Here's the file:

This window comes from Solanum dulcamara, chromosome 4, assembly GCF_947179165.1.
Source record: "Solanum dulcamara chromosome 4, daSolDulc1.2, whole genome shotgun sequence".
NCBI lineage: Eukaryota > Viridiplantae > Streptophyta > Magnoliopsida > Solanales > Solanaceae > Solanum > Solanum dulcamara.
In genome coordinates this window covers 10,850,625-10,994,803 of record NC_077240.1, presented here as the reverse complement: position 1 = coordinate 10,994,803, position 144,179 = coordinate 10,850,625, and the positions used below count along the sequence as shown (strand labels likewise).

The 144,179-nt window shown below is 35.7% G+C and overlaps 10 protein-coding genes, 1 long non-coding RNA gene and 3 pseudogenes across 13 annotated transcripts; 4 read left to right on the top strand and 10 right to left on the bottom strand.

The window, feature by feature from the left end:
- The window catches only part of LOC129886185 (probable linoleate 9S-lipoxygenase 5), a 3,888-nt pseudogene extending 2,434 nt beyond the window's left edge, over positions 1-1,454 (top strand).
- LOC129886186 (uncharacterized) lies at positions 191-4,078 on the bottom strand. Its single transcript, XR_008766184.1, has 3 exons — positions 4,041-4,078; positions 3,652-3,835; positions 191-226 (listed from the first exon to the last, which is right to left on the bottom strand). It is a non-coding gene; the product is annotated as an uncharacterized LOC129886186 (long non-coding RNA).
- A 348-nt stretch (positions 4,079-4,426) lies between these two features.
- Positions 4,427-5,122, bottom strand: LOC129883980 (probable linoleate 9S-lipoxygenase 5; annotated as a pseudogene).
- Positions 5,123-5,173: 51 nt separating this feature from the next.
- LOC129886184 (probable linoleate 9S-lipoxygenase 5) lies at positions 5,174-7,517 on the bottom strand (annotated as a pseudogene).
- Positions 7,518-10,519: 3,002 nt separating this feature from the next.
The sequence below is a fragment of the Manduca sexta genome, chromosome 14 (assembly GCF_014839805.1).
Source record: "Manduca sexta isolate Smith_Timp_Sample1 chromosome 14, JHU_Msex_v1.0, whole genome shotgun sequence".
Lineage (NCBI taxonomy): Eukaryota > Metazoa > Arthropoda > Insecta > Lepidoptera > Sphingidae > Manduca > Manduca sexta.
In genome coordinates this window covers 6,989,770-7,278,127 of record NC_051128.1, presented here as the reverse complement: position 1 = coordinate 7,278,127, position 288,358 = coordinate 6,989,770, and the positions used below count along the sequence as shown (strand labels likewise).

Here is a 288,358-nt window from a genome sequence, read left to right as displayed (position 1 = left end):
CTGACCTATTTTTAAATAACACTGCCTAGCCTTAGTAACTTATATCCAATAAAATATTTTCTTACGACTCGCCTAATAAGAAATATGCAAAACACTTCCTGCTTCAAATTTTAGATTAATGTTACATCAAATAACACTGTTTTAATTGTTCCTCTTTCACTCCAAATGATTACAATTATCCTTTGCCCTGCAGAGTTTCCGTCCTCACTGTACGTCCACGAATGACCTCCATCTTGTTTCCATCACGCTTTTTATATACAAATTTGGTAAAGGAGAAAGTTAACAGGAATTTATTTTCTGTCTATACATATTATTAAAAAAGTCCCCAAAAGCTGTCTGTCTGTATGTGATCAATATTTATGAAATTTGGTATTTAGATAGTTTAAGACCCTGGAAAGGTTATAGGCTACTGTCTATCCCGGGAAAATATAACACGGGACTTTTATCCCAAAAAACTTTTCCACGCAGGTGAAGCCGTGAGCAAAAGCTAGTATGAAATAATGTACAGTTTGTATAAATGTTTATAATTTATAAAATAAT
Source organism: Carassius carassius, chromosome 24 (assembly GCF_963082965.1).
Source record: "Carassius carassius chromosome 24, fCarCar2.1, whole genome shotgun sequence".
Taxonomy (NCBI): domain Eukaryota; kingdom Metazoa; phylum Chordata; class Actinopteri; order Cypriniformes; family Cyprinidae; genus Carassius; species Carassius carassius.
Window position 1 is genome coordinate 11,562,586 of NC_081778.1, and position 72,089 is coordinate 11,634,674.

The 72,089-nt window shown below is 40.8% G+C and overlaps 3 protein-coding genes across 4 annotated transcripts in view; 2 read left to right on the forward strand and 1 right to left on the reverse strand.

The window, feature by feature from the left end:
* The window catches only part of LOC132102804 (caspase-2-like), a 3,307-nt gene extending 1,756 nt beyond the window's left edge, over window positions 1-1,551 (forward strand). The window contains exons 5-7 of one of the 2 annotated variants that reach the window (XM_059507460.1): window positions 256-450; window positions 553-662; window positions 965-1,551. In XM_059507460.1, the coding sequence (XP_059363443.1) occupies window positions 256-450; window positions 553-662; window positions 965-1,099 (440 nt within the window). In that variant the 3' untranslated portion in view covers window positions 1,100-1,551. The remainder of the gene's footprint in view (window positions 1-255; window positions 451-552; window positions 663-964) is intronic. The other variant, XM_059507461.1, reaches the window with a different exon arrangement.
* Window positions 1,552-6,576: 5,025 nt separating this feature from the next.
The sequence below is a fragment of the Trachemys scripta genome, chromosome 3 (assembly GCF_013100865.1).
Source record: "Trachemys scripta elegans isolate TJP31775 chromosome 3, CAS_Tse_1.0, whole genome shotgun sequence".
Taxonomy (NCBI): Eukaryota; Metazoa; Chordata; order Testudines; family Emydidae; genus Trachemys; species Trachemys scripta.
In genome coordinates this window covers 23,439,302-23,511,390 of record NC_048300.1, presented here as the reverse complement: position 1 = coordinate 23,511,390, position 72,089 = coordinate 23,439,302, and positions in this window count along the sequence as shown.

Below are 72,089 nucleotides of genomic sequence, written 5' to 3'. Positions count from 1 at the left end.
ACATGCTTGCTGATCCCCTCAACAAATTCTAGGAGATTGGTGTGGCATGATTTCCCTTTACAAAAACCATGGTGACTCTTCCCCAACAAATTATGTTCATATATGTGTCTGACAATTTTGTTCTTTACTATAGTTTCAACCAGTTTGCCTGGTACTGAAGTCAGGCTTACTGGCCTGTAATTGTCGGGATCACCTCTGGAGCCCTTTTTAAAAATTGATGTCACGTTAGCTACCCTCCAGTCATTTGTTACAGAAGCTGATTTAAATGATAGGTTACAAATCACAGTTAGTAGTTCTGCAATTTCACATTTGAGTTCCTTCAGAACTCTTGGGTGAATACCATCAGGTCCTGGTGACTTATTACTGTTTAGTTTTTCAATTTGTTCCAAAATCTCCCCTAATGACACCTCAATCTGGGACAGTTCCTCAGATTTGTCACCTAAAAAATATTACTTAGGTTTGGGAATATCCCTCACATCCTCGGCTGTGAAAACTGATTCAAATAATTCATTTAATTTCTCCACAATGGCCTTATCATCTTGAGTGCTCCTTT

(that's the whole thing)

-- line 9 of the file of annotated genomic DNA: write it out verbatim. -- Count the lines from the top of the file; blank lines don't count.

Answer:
- A 348-nt stretch (positions 4,079-4,426) lies between these two features.